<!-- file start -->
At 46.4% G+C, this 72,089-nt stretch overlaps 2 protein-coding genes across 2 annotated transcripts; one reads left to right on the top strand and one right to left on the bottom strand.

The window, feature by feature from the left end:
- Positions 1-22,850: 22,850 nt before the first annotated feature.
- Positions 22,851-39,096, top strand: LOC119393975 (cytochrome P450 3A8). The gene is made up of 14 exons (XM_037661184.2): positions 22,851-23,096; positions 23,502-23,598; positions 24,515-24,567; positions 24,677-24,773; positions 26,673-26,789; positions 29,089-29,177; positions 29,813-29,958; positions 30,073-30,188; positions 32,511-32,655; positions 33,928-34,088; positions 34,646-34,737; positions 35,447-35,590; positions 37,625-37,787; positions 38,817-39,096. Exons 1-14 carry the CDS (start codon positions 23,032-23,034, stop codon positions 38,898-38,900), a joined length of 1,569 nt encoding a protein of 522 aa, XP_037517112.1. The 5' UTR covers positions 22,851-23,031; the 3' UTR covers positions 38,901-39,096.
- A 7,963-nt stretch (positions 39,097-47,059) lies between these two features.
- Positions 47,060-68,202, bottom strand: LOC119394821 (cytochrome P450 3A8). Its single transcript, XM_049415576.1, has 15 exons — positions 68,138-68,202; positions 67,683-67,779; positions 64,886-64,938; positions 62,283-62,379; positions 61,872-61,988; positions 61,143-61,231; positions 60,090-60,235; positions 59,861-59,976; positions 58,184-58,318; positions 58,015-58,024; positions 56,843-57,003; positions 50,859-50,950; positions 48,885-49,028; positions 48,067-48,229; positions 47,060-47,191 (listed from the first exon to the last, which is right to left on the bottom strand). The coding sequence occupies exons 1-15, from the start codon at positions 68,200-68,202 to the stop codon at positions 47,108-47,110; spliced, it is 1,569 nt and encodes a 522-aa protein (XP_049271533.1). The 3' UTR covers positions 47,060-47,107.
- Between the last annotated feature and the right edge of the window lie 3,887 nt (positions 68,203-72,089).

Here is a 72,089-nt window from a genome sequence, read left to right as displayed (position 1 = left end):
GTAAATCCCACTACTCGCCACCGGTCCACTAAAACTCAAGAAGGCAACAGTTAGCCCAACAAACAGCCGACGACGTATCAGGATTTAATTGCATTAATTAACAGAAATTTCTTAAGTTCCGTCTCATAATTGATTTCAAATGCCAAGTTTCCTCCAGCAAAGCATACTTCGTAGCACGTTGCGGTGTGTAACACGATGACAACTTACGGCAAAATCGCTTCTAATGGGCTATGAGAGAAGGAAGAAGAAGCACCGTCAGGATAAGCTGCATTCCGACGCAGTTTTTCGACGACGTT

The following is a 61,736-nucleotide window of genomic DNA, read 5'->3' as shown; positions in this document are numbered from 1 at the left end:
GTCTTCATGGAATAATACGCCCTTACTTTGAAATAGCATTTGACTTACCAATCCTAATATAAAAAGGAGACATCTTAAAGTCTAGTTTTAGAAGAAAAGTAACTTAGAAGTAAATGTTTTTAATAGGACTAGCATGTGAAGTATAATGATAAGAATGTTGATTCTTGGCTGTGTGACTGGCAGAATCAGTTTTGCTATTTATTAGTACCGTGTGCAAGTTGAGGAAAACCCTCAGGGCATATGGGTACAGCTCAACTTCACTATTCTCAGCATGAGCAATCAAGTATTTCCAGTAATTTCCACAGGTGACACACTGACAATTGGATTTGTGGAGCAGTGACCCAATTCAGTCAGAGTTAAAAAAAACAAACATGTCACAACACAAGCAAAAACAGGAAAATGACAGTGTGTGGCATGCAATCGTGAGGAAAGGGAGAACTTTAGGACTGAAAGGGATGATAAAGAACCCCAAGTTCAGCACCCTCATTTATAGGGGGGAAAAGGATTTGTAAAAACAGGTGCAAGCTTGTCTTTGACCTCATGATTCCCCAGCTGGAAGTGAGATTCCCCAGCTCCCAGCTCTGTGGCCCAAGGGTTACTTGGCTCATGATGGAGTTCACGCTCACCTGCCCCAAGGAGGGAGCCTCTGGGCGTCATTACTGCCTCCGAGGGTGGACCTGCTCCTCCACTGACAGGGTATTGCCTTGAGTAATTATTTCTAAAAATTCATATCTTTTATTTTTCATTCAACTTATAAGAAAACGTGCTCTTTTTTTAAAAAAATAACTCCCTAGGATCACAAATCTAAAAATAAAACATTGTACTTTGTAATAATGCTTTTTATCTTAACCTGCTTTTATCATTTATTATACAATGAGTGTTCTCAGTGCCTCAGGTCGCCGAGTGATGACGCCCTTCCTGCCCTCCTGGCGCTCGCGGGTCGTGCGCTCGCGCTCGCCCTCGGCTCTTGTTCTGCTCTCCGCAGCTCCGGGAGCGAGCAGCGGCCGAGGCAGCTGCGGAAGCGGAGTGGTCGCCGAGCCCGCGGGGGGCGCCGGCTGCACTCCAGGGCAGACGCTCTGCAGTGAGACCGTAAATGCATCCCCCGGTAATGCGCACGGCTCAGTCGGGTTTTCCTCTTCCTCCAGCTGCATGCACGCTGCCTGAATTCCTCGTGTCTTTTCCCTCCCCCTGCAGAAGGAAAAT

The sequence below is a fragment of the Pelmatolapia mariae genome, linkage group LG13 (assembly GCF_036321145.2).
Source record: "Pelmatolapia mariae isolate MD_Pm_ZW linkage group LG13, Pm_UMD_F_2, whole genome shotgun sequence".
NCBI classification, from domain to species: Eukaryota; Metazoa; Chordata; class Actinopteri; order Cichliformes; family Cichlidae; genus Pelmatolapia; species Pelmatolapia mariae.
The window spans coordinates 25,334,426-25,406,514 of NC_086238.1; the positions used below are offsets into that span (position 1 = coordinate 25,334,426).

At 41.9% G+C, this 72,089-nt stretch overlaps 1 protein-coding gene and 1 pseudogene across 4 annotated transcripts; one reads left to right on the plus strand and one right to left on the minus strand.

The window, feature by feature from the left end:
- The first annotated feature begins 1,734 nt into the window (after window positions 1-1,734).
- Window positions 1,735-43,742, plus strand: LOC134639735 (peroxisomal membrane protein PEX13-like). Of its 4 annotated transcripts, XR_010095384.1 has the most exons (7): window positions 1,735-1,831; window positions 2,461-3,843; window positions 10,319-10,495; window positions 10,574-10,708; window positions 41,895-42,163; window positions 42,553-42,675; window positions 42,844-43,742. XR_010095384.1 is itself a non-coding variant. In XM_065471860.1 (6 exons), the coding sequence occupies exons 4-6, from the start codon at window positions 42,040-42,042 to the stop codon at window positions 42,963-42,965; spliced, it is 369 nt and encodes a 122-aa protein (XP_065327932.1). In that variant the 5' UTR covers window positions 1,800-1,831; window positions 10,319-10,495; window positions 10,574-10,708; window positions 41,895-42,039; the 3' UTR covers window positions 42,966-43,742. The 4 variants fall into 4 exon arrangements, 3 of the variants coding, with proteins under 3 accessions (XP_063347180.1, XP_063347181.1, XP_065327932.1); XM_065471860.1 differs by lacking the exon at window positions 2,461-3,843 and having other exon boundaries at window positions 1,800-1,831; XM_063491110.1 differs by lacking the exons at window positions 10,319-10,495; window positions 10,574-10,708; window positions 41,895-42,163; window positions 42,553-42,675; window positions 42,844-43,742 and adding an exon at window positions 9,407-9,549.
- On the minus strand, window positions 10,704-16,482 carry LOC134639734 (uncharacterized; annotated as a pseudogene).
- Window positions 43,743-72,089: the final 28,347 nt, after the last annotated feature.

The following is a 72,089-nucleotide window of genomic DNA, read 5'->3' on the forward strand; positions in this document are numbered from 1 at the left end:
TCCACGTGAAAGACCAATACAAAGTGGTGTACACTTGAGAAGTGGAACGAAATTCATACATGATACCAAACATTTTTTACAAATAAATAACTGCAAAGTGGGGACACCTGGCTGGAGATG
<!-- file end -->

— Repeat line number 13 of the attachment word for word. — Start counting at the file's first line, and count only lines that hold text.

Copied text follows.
Source record: "Pelmatolapia mariae isolate MD_Pm_ZW linkage group LG13, Pm_UMD_F_2, whole genome shotgun sequence".